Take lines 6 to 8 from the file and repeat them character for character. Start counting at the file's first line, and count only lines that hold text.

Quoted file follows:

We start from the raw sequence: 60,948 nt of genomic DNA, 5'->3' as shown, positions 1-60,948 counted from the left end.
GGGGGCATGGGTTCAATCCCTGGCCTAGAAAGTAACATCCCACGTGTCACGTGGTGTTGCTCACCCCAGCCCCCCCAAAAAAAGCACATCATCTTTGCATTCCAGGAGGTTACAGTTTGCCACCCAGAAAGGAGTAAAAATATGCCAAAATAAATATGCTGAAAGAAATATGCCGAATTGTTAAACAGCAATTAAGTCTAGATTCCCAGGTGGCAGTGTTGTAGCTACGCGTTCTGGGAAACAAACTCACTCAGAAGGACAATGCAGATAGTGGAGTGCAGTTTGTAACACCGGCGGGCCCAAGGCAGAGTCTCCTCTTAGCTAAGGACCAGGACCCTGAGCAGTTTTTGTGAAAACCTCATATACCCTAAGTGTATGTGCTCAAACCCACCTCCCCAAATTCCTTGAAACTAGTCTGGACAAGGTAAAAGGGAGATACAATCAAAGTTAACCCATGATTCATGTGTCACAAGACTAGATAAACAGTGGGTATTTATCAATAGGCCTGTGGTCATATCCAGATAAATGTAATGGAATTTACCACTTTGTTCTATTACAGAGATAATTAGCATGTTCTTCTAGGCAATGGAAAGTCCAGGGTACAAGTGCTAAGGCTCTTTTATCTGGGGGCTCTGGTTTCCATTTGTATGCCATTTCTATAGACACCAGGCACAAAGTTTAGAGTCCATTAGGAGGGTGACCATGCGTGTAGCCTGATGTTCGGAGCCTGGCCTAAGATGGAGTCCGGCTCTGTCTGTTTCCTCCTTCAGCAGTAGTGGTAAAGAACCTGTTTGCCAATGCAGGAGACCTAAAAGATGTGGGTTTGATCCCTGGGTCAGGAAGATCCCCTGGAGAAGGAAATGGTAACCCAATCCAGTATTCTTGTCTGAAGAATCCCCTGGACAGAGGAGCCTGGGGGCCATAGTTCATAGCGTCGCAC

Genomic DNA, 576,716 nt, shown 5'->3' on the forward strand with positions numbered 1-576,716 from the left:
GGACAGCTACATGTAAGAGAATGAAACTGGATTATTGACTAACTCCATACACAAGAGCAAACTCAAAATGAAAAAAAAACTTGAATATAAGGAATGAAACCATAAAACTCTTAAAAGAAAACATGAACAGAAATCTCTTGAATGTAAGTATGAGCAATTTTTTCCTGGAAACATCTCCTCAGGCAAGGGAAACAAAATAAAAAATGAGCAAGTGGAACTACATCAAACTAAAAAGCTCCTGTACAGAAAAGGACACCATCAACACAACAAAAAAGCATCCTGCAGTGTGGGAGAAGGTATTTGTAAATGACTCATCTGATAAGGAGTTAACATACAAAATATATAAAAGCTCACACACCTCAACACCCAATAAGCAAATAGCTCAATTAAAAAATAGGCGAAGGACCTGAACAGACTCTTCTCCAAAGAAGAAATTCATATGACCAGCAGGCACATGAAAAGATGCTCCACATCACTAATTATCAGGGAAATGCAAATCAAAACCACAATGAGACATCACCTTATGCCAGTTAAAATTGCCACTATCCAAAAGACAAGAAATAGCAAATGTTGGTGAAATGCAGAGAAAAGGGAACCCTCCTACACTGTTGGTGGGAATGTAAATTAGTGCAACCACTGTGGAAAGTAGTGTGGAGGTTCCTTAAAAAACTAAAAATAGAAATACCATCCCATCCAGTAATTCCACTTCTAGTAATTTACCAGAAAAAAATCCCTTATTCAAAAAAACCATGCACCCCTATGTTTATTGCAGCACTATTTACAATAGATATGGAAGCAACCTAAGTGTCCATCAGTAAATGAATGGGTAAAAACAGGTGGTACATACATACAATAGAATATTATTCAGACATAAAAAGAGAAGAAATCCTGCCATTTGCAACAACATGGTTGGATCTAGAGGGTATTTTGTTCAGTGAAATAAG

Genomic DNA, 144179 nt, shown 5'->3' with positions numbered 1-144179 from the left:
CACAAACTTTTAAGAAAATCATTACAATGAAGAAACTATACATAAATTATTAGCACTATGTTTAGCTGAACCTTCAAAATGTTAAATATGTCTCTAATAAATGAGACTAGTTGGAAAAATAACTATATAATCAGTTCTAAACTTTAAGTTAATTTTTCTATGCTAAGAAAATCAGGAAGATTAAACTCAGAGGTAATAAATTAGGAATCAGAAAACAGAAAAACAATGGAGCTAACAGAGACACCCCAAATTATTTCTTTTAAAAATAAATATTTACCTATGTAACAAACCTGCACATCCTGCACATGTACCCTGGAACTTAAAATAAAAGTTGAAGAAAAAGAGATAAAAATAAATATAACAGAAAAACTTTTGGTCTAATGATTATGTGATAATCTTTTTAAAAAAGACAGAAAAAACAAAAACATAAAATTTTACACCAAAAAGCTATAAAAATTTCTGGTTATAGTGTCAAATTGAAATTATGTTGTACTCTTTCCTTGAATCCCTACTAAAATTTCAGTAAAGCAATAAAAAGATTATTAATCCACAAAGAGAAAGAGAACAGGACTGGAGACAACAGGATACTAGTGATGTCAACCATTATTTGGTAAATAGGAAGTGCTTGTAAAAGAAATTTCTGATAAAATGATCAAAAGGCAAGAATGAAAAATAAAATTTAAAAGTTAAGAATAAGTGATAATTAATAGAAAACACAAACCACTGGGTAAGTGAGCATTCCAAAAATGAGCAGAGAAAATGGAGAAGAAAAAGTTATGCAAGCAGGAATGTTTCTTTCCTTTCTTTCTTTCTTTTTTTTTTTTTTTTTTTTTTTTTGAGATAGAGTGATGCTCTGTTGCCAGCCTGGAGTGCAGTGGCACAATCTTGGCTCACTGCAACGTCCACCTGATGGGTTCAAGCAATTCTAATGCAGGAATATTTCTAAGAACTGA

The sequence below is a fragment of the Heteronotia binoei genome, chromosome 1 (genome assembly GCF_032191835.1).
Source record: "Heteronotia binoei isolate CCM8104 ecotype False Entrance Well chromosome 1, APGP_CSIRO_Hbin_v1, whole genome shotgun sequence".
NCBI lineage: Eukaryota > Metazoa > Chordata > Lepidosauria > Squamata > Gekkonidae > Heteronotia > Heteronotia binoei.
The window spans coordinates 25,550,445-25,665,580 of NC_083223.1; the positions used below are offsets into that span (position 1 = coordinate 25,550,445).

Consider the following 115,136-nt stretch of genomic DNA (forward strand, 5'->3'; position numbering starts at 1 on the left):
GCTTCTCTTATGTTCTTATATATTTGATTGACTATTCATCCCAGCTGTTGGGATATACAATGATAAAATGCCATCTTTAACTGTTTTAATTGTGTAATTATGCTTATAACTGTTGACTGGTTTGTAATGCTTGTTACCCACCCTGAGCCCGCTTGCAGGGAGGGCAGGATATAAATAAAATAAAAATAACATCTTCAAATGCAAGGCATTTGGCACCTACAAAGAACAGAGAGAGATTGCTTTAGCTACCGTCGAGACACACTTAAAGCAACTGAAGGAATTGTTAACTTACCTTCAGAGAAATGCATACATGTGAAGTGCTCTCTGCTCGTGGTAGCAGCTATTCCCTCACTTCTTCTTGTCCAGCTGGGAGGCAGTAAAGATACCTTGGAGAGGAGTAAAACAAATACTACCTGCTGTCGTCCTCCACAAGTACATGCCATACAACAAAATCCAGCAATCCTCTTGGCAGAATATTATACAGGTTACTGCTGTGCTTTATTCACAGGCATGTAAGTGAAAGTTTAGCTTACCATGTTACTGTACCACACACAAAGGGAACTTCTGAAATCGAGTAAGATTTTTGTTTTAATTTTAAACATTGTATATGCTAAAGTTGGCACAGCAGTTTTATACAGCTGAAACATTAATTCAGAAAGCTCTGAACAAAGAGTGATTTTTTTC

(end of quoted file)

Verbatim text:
CACAAACTTTTAAGAAAATCATTACAATGAAGAAACTATACATAAATTATTAGCACTATGTTTAGCTGAACCTTCAAAATGTTAAATATGTCTCTAATAAATGAGACTAGTTGGAAAAATAACTATATAATCAGTTCTAAACTTTAAGTTAATTTTTCTATGCTAAGAAAATCAGGAAGATTAAACTCAGAGGTAATAAATTAGGAATCAGAAAACAGAAAAACAATGGAGCTAACAGAGACACCCCAAATTATTTCTTTTAAAAATAAATATTTACCTATGTAACAAACCTGCACATCCTGCACATGTACCCTGGAACTTAAAATAAAAGTTGAAGAAAAAGAGATAAAAATAAATATAACAGAAAAACTTTTGGTCTAATGATTATGTGATAATCTTTTTAAAAAAGACAGAAAAAACAAAAACATAAAATTTTACACCAAAAAGCTATAAAAATTTCTGGTTATAGTGTCAAATTGAAATTATGTTGTACTCTTTCCTTGAATCCCTACTAAAATTTCAGTAAAGCAATAAAAAGATTATTAATCCACAAAGAGAAAGAGAACAGGACTGGAGACAACAGGATACTAGTGATGTCAACCATTATTTGGTAAATAGGAAGTGCTTGTAAAAGAAATTTCTGATAAAATGATCAAAAGGCAAGAATGAAAAATAAAATTTAAAAGTTAAGAATAAGTGATAATTAATAGAAAACACAAACCACTGGGTAAGTGAGCATTCCAAAAATGAGCAGAGAAAATGGAGAAGAAAAAGTTATGCAAGCAGGAATGTTTCTTTCCTTTCTTTCTTTCTTTTTTTTTTTTTTTTTTTTTTTTTGAGATAGAGTGATGCTCTGTTGCCAGCCTGGAGTGCAGTGGCACAATCTTGGCTCACTGCAACGTCCACCTGATGGGTTCAAGCAATTCTAATGCAGGAATATTTCTAAGAACTGA

The sequence below is a fragment of the Heteronotia binoei genome, chromosome 1 (genome assembly GCF_032191835.1).
Source record: "Heteronotia binoei isolate CCM8104 ecotype False Entrance Well chromosome 1, APGP_CSIRO_Hbin_v1, whole genome shotgun sequence".